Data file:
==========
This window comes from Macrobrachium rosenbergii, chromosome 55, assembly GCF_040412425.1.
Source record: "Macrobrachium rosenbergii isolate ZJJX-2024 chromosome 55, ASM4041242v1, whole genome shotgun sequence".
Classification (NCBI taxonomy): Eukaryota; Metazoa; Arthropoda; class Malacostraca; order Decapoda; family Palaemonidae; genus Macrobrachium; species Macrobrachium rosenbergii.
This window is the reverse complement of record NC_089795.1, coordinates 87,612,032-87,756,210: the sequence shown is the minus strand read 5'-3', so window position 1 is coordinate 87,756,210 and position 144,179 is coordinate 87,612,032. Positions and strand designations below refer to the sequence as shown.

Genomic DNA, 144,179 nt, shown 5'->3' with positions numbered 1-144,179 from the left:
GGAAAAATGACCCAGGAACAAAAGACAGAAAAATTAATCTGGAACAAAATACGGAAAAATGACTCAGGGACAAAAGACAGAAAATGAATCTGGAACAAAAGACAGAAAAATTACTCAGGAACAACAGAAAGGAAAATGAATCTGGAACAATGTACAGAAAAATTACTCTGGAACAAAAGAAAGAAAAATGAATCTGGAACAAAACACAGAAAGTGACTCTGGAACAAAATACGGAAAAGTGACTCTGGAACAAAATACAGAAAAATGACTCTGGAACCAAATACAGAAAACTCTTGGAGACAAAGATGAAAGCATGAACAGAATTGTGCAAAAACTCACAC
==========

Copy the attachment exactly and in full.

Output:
This window comes from Macrobrachium rosenbergii, chromosome 55, assembly GCF_040412425.1.
Source record: "Macrobrachium rosenbergii isolate ZJJX-2024 chromosome 55, ASM4041242v1, whole genome shotgun sequence".
Classification (NCBI taxonomy): Eukaryota; Metazoa; Arthropoda; class Malacostraca; order Decapoda; family Palaemonidae; genus Macrobrachium; species Macrobrachium rosenbergii.
This window is the reverse complement of record NC_089795.1, coordinates 87,612,032-87,756,210: the sequence shown is the minus strand read 5'-3', so window position 1 is coordinate 87,756,210 and position 144,179 is coordinate 87,612,032. Positions and strand designations below refer to the sequence as shown.

Genomic DNA, 144,179 nt, shown 5'->3' with positions numbered 1-144,179 from the left:
GGAAAAATGACCCAGGAACAAAAGACAGAAAAATTAATCTGGAACAAAATACGGAAAAATGACTCAGGGACAAAAGACAGAAAATGAATCTGGAACAAAAGACAGAAAAATTACTCAGGAACAACAGAAAGGAAAATGAATCTGGAACAATGTACAGAAAAATTACTCTGGAACAAAAGAAAGAAAAATGAATCTGGAACAAAACACAGAAAGTGACTCTGGAACAAAATACGGAAAAGTGACTCTGGAACAAAATACAGAAAAATGACTCTGGAACCAAATACAGAAAACTCTTGGAGACAAAGATGAAAGCATGAACAGAATTGTGCAAAAACTCACAC